Objectives: Skeletal muscle cells are responsible for 80-90% of the insulin-induced glucose uptake in the body. Insulin activation of muscle cells triggers a signaling cascade that results in the exocytosis of membrane-bound glucose transporter type 4 (GLUT4) to the plasma membrane. The eight-protein complex called the exocyst is recognized as having an essential role in the insulin-induced exocytosis of GLUT4 vesicles in cultured adipocytes. We hypothesize that Sec10, a central component of the exocyst complex, is essential for the insulin-induced exocytosis of GLUT4 vesicles in skeletal myoblasts and that the exocyst is a master regulator of glucose homeostasis in metabolic tissues.
Methods/Results: To analyze exocyst-mediated intracellular trafficking in skeletal muscle in vitro, we used L6 GLUT4-myc rat skeletal myoblasts, and CRISPR/Cas9 to create Sec10 knockout (Sec10-KO) clones from these cells. Immunofluorescent staining shows co-localization of exocyst Sec10 and GLUT4 upon insulin signal in L6 myoblasts. Cellular fractionation reveals that GLUT4 delivery to the plasma membrane in response to insulin is impaired in Sec10-KO cells. Also, glucose uptake rates are significantly decreased in Sec-10-KO L6 myoblasts compared to wild type cells upon insulin stimulus. We have also generated a tamoxifen-activated skeletal muscle-specific Sec10-knockout mouse strain to assess the exocyst’s role in glucose homeostasis in vivo. Sec10 knockout mice demonstrate impaired glucose tolerance compared to littermate controls.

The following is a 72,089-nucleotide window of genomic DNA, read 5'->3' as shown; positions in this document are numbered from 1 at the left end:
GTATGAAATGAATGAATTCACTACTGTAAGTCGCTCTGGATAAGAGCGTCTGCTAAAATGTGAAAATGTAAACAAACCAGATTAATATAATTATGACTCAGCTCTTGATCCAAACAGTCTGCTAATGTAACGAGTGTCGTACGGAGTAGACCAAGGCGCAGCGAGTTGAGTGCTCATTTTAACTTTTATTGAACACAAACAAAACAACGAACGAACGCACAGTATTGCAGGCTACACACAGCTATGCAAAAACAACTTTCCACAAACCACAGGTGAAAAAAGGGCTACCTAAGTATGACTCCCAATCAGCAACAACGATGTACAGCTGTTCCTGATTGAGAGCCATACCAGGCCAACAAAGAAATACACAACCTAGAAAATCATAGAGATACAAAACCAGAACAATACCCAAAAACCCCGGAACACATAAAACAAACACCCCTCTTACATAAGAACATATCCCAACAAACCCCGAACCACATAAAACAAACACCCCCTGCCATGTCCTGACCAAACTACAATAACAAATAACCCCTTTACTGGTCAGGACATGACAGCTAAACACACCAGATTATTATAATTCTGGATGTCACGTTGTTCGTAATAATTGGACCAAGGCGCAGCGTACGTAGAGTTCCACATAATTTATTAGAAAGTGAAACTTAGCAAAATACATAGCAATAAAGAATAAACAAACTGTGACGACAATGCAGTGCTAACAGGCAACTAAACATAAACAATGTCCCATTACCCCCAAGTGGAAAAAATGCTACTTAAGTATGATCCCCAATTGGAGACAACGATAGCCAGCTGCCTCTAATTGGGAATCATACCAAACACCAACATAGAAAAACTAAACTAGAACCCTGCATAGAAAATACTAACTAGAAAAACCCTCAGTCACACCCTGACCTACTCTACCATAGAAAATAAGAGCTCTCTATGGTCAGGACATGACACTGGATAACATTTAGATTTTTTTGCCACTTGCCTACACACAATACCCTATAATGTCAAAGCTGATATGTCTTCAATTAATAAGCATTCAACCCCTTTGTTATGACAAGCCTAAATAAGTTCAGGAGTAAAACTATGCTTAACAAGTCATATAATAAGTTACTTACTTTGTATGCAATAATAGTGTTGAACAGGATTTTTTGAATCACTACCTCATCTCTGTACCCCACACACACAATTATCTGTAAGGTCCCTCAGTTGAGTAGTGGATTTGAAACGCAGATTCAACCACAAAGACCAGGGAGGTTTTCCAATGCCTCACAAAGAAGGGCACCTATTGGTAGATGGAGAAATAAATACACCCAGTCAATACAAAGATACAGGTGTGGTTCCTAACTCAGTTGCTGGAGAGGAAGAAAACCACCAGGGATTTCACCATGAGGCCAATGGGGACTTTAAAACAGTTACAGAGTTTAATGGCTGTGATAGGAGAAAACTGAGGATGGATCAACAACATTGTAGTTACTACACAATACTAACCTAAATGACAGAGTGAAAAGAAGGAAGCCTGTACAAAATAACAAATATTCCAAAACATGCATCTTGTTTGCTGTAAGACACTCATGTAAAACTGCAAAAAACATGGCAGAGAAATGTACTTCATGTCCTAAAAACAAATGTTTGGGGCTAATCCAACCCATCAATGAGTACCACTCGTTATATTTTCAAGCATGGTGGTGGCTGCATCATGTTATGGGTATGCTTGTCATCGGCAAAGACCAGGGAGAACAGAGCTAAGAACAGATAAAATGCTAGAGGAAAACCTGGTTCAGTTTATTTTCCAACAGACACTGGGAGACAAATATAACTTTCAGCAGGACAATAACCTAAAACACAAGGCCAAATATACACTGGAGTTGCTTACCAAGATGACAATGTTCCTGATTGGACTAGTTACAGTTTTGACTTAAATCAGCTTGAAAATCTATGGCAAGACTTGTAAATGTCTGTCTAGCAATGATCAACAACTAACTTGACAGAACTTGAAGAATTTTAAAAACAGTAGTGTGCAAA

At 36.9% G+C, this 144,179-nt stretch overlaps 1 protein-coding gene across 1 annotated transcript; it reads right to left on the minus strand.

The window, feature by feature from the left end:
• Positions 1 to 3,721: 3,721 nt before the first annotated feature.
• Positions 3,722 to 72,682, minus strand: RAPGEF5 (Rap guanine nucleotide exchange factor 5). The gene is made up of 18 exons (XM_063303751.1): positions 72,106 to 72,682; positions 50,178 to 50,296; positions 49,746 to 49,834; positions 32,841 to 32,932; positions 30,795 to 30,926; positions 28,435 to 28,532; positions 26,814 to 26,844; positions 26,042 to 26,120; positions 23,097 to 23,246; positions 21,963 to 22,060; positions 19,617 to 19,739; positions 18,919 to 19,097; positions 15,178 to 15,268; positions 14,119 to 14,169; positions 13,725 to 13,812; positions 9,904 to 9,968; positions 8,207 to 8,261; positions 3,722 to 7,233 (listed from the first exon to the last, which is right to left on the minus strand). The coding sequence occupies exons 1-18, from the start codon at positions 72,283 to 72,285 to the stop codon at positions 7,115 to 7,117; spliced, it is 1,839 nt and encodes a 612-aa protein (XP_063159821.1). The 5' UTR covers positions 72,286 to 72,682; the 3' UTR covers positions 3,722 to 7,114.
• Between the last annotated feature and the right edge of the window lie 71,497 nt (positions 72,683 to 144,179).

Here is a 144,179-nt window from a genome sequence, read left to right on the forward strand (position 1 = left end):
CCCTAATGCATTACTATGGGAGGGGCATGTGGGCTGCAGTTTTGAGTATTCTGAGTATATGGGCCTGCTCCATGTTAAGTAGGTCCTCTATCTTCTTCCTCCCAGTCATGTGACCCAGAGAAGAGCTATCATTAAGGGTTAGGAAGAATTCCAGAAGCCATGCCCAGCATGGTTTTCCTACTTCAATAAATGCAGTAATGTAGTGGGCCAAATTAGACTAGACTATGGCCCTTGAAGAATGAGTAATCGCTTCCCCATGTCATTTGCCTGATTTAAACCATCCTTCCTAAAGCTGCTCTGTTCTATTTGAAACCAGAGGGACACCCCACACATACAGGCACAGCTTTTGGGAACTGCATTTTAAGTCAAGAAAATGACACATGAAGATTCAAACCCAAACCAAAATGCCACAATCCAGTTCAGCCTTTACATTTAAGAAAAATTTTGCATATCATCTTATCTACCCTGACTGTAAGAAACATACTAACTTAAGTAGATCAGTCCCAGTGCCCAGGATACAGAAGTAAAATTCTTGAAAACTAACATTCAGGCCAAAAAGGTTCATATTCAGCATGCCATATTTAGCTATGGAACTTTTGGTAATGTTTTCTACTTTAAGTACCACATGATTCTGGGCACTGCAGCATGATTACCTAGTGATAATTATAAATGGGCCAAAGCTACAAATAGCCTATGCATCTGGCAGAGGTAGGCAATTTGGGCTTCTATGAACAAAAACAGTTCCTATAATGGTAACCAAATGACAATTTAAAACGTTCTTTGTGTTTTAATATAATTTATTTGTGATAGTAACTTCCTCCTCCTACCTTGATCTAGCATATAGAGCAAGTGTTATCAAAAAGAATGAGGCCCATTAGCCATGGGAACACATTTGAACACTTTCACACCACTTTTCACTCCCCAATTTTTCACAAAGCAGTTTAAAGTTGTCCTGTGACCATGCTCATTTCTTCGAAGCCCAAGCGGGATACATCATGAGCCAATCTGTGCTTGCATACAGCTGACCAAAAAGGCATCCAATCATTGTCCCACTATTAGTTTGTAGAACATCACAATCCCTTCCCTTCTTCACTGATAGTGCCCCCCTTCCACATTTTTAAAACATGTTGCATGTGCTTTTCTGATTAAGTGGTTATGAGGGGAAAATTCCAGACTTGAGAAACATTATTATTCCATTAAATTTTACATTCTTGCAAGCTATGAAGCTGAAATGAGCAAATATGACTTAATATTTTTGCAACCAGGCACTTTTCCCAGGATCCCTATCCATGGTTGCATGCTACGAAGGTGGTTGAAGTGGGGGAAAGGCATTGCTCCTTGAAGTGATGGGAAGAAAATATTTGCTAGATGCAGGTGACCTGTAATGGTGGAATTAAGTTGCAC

Conclusion: Based on our findings, Sec10 and the exocyst are necessary for insulin stimulated glucose uptake in skeletal muscle. Ongoing work will further investigate the molecular mechanism of exocyst-mediated GLUT4 trafficking in skeletal muscle.
B. Fujimoto: None. A. Lee: None. A.M. Wong: None. L.T. Carter: None. B. Fogelgren: None. N. Polgar: None.